To 1) qualitatively and quantitatively analyze the interplay between Hill-Sachs lesions (HSL) and glenoid bone loss (GBL) in a cohort of anterior instability patients using 3-dimensional (3-D) imaging software and 2) assess significant relationship between amount of GBL and HSL characteristics.
A cohort of 100 anterior shoulder instability patients presenting with evidence of both HSL and GBL confirmed on computed tomography (mean age: 27.9, range = 18 – 43 years) were identified. 3-D models of the unilateral proximal humeral head and en face sagittal oblique view of the glenoid were reconstructed using MIMICS (Materialise NV, Leuven, Belgium) software. The volume, surface area (SA), width, and depth of identified HSLs were quantified along with their location (medial, superior, and inferior extent). Multiple angular orientation measures of HSLs were recorded, including Hill-Sachs rim [HSLr] and Hill-Sachs center [HSLc] angles in order to classify the level and location of potential engagement. Glenoid bone loss, surface area (SA), width, defect length, and glenoid track width were quantified. Analysis of variance was computed to analyze significant differences (p < 0.05) between severity of GBL (0-10%, 11-20%, 21 – 30%, and 31 – 40%) and HSL parameters.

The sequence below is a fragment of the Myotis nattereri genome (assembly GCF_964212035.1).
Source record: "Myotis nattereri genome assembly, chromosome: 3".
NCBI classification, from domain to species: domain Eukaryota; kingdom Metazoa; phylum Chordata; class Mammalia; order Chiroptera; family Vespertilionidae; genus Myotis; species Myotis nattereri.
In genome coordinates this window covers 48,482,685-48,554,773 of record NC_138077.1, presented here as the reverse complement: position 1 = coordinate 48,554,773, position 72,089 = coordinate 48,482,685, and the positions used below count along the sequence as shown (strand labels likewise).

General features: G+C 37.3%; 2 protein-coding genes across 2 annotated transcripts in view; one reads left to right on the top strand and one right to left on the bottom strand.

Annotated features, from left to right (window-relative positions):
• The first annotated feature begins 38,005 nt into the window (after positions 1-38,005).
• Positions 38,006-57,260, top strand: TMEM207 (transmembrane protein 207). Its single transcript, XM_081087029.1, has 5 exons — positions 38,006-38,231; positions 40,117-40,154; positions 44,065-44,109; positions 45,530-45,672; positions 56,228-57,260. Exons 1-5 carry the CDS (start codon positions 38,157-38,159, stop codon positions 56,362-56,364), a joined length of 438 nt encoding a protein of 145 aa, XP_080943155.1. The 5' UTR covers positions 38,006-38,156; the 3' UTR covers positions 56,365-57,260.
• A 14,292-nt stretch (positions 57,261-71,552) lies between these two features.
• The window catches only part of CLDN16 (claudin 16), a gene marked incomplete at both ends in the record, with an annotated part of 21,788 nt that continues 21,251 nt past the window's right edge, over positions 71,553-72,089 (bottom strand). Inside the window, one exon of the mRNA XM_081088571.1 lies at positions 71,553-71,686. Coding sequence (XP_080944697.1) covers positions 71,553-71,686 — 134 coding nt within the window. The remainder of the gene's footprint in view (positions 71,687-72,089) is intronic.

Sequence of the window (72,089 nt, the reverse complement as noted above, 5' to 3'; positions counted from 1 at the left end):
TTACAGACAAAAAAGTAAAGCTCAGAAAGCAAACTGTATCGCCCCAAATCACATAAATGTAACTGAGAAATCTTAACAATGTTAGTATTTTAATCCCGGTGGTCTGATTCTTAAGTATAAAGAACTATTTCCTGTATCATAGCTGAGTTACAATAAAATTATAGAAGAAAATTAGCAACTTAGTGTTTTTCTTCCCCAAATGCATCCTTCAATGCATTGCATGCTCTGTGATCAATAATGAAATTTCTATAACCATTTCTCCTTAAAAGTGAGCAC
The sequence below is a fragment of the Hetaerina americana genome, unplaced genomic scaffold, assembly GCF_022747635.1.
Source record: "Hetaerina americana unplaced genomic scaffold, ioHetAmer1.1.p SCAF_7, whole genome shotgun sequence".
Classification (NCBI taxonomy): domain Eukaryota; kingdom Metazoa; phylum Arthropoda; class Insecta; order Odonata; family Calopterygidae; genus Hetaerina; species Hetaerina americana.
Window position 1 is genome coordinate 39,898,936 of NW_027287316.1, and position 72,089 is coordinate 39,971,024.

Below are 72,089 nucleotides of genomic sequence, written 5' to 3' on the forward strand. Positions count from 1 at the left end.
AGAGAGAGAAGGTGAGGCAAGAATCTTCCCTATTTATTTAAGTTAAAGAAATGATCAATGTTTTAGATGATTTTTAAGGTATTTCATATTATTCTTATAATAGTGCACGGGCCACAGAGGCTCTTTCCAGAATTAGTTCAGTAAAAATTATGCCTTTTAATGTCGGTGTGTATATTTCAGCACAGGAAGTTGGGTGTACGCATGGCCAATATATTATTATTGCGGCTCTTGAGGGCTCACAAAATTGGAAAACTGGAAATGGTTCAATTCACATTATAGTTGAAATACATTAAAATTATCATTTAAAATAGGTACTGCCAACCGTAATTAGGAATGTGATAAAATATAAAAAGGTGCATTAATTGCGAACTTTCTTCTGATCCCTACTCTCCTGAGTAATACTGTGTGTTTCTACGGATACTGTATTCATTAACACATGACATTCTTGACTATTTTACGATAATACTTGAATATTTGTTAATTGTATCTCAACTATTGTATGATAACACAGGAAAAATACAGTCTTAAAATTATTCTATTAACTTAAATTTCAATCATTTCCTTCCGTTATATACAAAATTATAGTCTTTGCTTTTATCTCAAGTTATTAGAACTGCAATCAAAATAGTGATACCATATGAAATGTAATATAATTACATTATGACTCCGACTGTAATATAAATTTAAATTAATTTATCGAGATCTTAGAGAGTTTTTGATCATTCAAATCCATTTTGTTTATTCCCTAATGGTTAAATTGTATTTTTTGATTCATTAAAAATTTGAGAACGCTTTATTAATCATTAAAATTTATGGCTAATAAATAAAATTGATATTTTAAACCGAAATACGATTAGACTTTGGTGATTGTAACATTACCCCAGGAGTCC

GBL width, percent glenoid width loss, defect length, and glenoid track width significantly differed across the four GBL groups (0-10%, 11-20%, 21 – 30%) (p < .03). Greater GBL was significantly associated with greater average HSL width (p = .001) and depth (p = .002), as well as maximum HSL width (p = 0. 002). Patients presenting with greater GBL presented with greater humeral head SA loss (p = .006). Patients with 0-10% GBL had significantly narrower (average and max width) (p < .03) and deeper (p < .03) HSL’s than all other GBL groups.
HSL’s present with significantly different characteristics depending on extent of GBL. Larger amounts of GBL have HSL’s that are wider, and shallower due to a larger surface area of glenoid-humerus interaction, while smaller glenoid defect size is associated with narrower and deeper HSL’s likely as a result of the hardness of the glenoid bone producing deeper, more localized defects on the humeral head. While additional work is needed to validate clinical outcomes, this study sheds important light on how HSL’s present with increasing amounts of GBL that may present clinically useful.